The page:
Friday the 13th – a day which leaves most of us wary, but passes by without much notice, is like an extra Halloween for ghost hunters.
For most people who are a bit superstitious, Friday 13th is seen as a day of bad luck where you need to beware of walking under ladders or spotting a black cat. And make sure you don’t break any mirrors. But according to Daniella Hodges – an experienced ghost hunter – there’s a lot more to it than just crossing paths with someone’s pet cat. Here are a few of her theories as to why Friday 13th is such an unlucky day.
13 – an unlucky number
The number 13 has always been deemed as unlucky, and for many of us there is no specific reason why, but there are two ancient events which could explain it. Firstly, in the Bible, Judas was the 13th guest who arrives at the Last Supper and ultimately betrays Jesus. And secondly, in ancient Norse lore, they believe that evil and turmoil came into the world when the cunning god Loki arrived as the 13th guest at a dinner party in Valhalla, upsetting the balance of the 12 other gods already there.
Frigg’s Day and the lunar cycle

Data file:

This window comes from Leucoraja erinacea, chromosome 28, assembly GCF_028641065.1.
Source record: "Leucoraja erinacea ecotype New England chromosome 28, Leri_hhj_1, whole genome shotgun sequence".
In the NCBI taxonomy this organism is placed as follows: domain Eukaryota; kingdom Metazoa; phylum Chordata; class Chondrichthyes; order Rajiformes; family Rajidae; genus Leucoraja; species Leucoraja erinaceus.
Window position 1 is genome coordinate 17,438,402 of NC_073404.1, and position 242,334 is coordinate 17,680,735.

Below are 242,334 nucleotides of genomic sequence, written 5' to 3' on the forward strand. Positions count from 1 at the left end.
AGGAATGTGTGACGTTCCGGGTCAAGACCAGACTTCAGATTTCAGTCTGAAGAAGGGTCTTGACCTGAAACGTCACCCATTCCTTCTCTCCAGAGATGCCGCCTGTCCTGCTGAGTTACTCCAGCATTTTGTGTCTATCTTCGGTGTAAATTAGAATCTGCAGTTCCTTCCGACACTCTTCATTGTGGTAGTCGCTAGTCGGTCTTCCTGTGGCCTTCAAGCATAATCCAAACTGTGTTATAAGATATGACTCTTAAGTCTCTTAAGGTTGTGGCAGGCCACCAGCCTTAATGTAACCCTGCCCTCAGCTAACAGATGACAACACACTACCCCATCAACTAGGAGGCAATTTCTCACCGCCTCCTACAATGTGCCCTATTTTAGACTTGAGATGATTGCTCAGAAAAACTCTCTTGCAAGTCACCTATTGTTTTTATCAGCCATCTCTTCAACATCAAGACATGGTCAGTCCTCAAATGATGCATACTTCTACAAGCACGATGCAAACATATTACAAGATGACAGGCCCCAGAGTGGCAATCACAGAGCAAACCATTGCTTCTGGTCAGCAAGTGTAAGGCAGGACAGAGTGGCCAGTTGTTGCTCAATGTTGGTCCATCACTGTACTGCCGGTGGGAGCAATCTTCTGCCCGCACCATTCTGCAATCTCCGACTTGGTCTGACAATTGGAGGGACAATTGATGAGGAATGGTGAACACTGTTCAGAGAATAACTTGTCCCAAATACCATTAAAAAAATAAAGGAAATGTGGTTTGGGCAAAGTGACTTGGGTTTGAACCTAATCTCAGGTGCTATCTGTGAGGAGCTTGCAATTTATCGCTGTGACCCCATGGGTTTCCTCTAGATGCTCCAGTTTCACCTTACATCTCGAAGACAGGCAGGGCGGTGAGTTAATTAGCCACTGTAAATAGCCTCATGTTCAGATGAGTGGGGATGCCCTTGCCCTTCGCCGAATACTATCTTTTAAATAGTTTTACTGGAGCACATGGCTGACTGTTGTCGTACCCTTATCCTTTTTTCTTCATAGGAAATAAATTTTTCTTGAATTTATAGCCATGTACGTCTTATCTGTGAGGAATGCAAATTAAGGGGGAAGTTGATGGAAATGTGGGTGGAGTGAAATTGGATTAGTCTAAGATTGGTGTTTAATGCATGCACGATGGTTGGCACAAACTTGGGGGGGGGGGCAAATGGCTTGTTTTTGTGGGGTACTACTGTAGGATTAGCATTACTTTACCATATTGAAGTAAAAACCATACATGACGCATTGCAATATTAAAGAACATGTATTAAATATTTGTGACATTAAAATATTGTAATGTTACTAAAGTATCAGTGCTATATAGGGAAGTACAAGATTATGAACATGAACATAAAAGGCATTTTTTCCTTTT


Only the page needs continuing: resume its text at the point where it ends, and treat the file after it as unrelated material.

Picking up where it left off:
The word Friday originates from Frigg’s Day, which is also known as Freya’s Day – a weekly celebration of Freya, the Norse goddess of love and fertility. If you tie this in with the 13 lunar cycles of the year – which in turn link to a woman’s yearly menstrual cycle – you get a very female day on Friday 13th. And in the past men did not like this, so branded it as a day of bad luck.
The fall of the Knights Templar
Going back to the 14th century, the Knights Templar – a military order set up in 1118 to protect Christian pilgrims on their journey to Jerusalem – were forced to relocate from their headquarters in Jerusalem’s Temple Mount due to Muslim armies taking over and by 1303 they found themselves in Paris where King Philip IV of France decided to bring them down. On Friday 13th of October 1307, many of them were arrested and burnt at the stake.
The weekend around Friday 13th, Daniella tells me, is one of the busiest weekends for ghost hunting besides Halloween. Daniella works for the company Haunted Happenings where they host ghost hunts around the country – as well as in London – in haunted locations such as 30 East Drive, Shepton Mallet Prison and Charlton House. These overnight ghost hunts happen weekly, but even more events are put on for those who look forward to the unluckiest date of the year.
When asked if ghosts are more active on Friday 13th, Daniella said: “I’ve never noticed an increase in supernatural activity on a Friday 13th hunt, but people definitely seem to be looking for more spookiness, that’s for sure.” If you fancy a Friday 13th haunting, click here for all the locations of Haunted Happenings ghost hunts for tonight. Personally, I think I’ll just stay in and lock my doors.
Words: Summer Rogers | Images: Daniella Hodges | Subbing: Tori Schiefer | Tweet/TikTok: Ashreya Jimi